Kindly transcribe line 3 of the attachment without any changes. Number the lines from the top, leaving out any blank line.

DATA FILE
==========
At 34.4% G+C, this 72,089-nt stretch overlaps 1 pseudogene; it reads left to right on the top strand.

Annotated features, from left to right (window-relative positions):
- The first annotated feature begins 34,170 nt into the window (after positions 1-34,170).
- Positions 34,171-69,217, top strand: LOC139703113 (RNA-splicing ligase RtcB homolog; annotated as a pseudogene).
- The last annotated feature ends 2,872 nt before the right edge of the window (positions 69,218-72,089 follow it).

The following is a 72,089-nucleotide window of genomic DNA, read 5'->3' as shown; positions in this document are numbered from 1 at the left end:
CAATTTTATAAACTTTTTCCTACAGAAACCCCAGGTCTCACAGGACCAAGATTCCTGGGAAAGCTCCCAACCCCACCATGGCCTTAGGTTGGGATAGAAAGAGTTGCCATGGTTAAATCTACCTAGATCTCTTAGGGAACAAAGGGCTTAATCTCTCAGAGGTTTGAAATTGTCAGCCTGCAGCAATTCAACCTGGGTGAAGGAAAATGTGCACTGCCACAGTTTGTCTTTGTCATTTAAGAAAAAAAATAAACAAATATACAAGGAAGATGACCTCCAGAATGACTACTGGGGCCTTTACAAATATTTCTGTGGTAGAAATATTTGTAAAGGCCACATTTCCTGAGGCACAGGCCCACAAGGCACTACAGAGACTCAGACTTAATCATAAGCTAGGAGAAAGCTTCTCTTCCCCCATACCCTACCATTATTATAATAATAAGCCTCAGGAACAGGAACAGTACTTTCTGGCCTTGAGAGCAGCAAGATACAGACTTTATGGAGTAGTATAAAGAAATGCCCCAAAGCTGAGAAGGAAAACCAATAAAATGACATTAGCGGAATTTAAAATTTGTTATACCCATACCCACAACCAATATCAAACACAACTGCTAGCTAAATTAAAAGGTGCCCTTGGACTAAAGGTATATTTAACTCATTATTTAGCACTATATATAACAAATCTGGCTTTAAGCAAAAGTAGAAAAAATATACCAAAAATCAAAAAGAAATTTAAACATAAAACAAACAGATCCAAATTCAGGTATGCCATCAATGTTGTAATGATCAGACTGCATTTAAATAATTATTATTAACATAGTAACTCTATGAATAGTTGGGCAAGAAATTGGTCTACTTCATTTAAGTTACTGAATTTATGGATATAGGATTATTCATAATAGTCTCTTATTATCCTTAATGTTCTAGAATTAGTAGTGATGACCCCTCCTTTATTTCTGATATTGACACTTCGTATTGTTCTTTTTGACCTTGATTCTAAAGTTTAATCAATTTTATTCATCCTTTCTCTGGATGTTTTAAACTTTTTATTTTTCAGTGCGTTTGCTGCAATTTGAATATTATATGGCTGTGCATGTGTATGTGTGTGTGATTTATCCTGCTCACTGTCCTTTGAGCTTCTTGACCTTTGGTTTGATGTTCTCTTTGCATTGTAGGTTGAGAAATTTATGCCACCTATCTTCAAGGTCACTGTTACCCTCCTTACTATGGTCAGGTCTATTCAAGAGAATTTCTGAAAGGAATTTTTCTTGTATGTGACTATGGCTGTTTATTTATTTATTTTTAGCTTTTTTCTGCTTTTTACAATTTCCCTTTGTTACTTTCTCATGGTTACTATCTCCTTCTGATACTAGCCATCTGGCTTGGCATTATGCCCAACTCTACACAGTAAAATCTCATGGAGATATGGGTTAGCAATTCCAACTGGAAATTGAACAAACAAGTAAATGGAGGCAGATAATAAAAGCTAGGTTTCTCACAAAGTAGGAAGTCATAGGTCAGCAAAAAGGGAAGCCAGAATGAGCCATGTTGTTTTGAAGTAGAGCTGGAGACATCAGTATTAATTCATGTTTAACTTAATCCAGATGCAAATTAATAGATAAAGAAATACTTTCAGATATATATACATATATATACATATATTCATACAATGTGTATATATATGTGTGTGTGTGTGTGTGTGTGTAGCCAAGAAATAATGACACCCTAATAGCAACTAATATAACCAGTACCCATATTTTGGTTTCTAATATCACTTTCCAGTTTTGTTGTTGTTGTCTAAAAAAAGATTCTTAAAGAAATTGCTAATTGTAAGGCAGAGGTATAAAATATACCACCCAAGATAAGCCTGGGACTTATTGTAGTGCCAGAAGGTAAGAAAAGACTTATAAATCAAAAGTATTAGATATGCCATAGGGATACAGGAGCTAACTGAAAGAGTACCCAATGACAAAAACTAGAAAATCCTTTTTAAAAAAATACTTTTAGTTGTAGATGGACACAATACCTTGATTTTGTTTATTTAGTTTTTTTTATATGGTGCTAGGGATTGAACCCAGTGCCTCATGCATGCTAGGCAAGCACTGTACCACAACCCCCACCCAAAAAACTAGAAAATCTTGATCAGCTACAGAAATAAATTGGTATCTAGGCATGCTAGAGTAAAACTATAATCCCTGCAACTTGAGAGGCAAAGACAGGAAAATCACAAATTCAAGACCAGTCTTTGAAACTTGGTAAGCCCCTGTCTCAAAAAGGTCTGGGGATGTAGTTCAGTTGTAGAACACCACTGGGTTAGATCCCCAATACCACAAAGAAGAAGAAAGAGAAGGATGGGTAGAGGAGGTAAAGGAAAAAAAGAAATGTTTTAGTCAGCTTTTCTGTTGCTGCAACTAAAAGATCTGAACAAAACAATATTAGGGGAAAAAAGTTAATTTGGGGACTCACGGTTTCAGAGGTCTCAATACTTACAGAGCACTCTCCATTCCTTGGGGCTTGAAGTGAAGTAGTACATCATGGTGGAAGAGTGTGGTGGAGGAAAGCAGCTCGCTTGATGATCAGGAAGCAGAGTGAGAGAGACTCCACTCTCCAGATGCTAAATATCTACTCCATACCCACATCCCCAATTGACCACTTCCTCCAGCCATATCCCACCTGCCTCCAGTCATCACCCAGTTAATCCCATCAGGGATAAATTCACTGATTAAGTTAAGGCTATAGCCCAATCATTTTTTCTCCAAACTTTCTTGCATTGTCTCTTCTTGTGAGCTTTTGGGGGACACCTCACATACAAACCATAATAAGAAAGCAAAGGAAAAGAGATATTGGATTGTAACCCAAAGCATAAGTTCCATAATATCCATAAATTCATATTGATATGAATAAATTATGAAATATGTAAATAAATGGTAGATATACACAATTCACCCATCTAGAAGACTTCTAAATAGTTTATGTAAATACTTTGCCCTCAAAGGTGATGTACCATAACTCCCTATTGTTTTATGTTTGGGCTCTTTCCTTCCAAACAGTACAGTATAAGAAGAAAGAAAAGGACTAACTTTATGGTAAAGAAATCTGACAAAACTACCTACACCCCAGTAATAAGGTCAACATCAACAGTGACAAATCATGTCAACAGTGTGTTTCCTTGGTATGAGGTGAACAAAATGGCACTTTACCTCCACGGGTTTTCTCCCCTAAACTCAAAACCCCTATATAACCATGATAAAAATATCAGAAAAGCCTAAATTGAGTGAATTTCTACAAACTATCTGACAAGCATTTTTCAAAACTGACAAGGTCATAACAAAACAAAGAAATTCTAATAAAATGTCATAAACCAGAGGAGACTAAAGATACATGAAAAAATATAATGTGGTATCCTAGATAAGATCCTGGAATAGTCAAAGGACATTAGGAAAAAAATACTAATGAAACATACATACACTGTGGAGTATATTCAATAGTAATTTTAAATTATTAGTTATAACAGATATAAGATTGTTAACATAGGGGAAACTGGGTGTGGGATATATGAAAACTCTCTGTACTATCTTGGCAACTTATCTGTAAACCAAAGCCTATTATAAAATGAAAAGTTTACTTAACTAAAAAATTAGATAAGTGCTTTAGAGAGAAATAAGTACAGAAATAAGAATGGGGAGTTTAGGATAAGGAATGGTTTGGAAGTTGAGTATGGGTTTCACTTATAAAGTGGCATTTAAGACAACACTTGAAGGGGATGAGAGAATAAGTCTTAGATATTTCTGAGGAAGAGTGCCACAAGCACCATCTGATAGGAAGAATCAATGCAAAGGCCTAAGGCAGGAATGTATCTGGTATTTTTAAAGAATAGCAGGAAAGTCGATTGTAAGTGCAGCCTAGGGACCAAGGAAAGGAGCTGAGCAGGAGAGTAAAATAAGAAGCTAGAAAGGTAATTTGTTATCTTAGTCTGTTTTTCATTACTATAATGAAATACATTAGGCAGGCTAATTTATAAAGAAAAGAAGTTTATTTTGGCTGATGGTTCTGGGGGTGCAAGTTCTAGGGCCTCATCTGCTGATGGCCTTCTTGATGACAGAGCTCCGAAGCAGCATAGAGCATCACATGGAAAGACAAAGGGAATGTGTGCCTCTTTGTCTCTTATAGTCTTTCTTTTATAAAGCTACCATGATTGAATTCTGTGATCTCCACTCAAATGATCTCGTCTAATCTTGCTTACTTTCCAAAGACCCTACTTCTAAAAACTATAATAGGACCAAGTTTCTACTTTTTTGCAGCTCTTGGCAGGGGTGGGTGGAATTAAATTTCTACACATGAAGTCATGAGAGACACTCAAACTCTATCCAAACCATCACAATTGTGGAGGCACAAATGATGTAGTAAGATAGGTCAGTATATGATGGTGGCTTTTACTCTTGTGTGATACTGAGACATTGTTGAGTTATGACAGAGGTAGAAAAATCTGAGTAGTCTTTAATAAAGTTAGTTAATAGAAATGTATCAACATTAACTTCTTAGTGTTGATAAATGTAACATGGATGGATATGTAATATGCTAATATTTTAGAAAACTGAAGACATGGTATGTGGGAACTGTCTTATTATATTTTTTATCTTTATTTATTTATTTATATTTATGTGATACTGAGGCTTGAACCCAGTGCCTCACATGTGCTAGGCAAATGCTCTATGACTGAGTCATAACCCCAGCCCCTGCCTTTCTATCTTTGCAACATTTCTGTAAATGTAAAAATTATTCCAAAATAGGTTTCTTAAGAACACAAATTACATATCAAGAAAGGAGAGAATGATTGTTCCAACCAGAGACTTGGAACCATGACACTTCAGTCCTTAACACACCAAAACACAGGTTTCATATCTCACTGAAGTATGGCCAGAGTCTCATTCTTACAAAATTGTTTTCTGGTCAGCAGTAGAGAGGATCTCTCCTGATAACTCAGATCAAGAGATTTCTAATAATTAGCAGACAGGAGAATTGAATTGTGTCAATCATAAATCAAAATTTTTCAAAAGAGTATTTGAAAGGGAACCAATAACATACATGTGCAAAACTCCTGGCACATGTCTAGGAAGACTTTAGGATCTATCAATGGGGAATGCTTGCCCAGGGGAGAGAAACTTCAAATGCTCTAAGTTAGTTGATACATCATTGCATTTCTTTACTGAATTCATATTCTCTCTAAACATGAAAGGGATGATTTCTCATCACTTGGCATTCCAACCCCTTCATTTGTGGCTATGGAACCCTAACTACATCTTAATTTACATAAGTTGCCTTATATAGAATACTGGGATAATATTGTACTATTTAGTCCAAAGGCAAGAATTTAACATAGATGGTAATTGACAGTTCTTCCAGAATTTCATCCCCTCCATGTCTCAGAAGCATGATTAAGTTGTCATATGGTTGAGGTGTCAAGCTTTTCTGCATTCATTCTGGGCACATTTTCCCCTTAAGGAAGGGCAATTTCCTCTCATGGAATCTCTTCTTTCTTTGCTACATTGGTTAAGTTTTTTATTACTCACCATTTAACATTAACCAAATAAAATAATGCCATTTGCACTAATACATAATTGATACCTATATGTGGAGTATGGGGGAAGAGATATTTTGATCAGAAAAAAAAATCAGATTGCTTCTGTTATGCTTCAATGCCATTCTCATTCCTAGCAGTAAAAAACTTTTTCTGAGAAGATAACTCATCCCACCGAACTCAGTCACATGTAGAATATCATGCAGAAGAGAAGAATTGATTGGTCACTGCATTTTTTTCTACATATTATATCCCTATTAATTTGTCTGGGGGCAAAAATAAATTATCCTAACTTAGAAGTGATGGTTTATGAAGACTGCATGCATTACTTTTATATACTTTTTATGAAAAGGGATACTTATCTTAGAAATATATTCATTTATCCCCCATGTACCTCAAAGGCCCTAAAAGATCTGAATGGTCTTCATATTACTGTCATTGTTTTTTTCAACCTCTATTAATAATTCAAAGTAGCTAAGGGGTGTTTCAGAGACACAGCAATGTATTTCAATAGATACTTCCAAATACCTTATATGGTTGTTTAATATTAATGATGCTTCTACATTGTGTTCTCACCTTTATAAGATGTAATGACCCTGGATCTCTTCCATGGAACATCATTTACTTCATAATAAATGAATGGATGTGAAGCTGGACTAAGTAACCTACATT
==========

- The first annotated feature begins 34,170 nt into the window (after positions 1-34,170).